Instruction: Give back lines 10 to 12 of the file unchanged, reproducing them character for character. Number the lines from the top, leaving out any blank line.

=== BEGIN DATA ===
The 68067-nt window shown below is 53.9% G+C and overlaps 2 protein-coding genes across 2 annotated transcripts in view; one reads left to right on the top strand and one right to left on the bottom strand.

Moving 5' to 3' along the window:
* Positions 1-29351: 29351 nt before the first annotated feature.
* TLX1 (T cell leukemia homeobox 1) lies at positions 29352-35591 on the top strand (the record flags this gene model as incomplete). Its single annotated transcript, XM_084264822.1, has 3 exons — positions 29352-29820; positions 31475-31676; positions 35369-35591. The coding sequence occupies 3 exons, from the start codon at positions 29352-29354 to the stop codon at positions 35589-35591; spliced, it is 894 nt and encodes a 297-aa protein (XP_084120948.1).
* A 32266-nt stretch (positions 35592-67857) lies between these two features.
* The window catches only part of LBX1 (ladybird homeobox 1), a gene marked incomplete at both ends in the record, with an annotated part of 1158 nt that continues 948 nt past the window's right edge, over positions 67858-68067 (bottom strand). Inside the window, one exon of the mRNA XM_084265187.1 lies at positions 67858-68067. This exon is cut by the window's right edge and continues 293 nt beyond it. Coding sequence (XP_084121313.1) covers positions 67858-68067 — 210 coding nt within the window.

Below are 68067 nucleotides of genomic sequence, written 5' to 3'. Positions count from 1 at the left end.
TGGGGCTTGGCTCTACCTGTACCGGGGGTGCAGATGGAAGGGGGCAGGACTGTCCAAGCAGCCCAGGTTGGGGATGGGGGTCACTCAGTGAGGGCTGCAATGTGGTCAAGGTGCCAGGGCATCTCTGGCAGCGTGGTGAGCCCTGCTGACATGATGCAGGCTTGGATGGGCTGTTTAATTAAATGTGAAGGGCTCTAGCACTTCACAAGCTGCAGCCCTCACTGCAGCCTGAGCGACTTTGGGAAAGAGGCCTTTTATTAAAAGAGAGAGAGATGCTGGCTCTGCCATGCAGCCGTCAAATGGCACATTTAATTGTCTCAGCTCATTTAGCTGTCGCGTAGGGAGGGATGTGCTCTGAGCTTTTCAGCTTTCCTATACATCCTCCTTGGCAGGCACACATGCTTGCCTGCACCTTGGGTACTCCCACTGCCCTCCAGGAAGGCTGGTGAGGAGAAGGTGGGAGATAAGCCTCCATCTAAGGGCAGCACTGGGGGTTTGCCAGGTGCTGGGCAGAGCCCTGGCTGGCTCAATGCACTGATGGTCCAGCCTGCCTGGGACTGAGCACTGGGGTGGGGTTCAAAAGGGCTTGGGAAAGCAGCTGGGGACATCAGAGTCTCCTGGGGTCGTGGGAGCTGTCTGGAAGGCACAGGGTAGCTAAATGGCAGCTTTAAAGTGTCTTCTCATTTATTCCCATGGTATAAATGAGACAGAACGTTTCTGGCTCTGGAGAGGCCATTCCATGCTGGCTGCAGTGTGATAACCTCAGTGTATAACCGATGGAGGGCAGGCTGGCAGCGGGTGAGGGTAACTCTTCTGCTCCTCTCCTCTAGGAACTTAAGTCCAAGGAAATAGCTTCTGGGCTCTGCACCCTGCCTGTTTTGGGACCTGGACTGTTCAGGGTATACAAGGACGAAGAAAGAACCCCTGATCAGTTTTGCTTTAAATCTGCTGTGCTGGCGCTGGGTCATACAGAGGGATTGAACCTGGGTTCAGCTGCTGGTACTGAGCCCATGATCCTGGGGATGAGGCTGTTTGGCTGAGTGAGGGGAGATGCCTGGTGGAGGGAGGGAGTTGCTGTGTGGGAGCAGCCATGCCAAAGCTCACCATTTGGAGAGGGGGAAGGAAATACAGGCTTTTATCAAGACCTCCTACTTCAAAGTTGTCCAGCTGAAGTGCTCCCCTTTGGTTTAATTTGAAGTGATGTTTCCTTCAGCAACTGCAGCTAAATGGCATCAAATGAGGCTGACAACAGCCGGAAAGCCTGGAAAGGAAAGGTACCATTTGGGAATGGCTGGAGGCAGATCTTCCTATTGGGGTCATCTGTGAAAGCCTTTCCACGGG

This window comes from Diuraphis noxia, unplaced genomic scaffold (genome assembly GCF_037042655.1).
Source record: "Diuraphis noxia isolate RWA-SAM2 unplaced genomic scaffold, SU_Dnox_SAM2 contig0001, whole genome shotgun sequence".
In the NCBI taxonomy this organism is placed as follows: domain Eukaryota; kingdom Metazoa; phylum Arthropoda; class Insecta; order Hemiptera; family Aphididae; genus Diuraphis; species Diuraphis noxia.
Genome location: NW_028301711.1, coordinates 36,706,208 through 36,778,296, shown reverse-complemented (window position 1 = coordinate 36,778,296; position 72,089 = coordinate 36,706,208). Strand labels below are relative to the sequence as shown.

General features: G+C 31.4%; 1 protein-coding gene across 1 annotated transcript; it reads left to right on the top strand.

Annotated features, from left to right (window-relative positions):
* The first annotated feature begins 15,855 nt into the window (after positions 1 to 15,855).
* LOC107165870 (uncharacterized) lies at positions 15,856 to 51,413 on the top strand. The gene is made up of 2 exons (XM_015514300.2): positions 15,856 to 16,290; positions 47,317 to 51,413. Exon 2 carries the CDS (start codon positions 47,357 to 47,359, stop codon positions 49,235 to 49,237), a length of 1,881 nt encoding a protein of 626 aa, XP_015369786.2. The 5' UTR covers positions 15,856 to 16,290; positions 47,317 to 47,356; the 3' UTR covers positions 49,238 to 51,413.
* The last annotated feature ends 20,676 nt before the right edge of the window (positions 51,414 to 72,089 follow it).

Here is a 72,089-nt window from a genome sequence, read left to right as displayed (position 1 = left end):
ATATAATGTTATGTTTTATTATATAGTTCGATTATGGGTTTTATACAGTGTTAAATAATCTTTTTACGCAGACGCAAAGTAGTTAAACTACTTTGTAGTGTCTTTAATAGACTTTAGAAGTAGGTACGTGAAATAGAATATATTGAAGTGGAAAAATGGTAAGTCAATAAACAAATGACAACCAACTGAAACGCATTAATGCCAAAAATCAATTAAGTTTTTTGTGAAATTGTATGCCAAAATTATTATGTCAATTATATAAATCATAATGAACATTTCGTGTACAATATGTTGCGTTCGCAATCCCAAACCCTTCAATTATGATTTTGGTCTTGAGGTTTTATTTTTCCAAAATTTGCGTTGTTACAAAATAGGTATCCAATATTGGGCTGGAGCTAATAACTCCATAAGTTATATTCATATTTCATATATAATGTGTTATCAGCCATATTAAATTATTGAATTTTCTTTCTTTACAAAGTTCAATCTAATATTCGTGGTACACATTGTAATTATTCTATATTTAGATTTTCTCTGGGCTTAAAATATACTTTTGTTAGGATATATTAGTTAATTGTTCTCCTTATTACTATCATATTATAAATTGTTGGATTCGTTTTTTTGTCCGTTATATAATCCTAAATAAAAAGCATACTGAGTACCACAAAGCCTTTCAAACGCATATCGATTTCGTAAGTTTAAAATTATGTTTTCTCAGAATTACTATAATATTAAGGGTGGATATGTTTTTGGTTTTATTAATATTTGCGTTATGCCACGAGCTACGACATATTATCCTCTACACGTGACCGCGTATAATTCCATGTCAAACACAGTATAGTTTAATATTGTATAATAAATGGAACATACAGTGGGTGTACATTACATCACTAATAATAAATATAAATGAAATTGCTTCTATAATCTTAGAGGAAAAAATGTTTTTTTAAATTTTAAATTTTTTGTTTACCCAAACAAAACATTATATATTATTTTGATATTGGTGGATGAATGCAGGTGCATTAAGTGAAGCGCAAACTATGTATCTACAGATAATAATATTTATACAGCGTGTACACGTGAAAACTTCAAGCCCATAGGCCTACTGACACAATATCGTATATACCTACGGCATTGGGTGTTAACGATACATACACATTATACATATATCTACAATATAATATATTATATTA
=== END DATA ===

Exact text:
Source record: "Diuraphis noxia isolate RWA-SAM2 unplaced genomic scaffold, SU_Dnox_SAM2 contig0001, whole genome shotgun sequence".
In the NCBI taxonomy this organism is placed as follows: domain Eukaryota; kingdom Metazoa; phylum Arthropoda; class Insecta; order Hemiptera; family Aphididae; genus Diuraphis; species Diuraphis noxia.
Genome location: NW_028301711.1, coordinates 36,706,208 through 36,778,296, shown reverse-complemented (window position 1 = coordinate 36,778,296; position 72,089 = coordinate 36,706,208). Strand labels below are relative to the sequence as shown.